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How to master the top five challenges to breathing in freestyle

Kevin Koskella provides remedies for the top five challenges in learning how to breathe in freestyle.

The most common question I hear in the triathlon world about the mysteries of swimming efficiently usually involves something with breathing. In freestyle, it is the first step to getting your body position right. Then, for many, you throw in breathing, and everything goes haywire! This has to do with lack of balance, using your head instead of your core to breathe, and a few other factors.

The top five challenges and their remedies are:

1. Not Getting Enough Air

There are two reasons why this typically happens when swimming freestyle. First, make sure you breathe out all of your air before you rotate to take a breath. When learning, some people try to exhale and inhale while they are rolling to the side for air. There is not enough time for this! Your exhalations should only be in the water in the form of bubbles. Initially, the timing may seem difficult, but eventually, you will get used to it. Second, you may be sinking as you breathe. Make sure you are rolling to the side to breathe, and not rotating your head and looking straight up. Practicing the side kicking drills.

2. Extended arm sinks while taking a breath

This is a balance issue. While you breathe to one side, your other arm should be extending. For many swimmers, this extended arm pushes down into the water (elbow drops), and they are sinking while trying to inhale. The side kicking will also help to improve this. Another drill, discussed in Issue 8 of Your Personal Trainer, which will help with this challenge, is the first drill, which forces you not to use your hands, therefore improving your balance in the water.

3. Speed is sacrificed because of a "Pause" while breathing

A typical scenario is that you feel like you are cruising along just fine and then you take a breath and it feels like you have just lost all your momentum. To remedy this, when you breathe, concentrate first on breathing to the side (as in #1), then on having your mouth parallel to the water, instead of over the water. The latter will take a while to master, but once you do, it will take care of the pause, and improve your speed overall.

4. Difficulty breathing while navigating in a race

It would help if you looked up to see where you are going, and at the same time, grab a breath. How can you do both? Start with bilateral breathing (breathing on both sides every three strokes).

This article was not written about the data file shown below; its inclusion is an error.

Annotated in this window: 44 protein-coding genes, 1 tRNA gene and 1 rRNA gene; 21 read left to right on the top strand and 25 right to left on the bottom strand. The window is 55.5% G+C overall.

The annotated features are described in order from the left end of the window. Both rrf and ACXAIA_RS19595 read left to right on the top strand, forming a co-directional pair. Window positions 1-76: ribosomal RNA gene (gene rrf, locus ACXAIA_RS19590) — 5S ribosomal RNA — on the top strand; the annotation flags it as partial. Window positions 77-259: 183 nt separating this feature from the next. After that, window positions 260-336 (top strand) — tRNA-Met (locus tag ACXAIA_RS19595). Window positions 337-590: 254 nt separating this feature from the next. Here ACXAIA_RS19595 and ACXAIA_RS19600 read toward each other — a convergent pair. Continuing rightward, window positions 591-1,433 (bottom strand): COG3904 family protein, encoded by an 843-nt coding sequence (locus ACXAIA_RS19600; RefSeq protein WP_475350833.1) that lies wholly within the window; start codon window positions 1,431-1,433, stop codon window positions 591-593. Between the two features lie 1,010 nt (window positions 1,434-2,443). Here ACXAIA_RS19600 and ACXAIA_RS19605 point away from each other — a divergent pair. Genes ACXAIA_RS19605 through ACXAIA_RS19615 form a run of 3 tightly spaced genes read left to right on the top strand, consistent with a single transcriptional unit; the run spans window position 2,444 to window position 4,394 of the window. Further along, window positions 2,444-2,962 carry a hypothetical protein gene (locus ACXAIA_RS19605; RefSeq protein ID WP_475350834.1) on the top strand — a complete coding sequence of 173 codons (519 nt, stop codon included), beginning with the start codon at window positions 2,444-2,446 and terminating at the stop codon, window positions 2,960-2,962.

This will help you to see where you are without lifting your head as much. When you need to raise your head to sight, try not to look straight ahead - this will make your hips sink and throw you off balance. Instead, take a quick peek at your target, roll to the side to breathe, and bring your head right back down into position.

5. Sucking in water while taking a breath

In practice, this will sometimes occur because of #1 and #2 above. In a race, the waves may cause the inhalation of water instead of air (bilateral breathing will help here as well). The drills to practice improving balance and avoid this unpleasant occurrence are the side kicking and shark fin drills, as well as the one-arm drill. To perform the one-arm drill, swim a full stroke with one arm while your other arm rests at your side. Breathe on the opposite side of the stroking arm. This is a difficult drill and takes some practice, but it will pay off!

Article Reference

This article first appeared in:

  • KOSKELLA, K. (2006) How to master the top five challenges to breathing in freestyle. Brian Mackenzie's Successful Coaching, (ISSN 1745-7513/ 38/ December), p. 11

Page Reference

If you quote information from this page in your work, then the reference for this page is:

  • KOSKELLA, K. (2006) How to master the top five challenges to breathing in freestyle [WWW] Available from: [Accessed

About the Author

Kevin Koskella coaches masters and triathlete swimmers in San Diego, CA. He operates the website, a resource for beginner to intermediate level triathletes looking for help with swimming.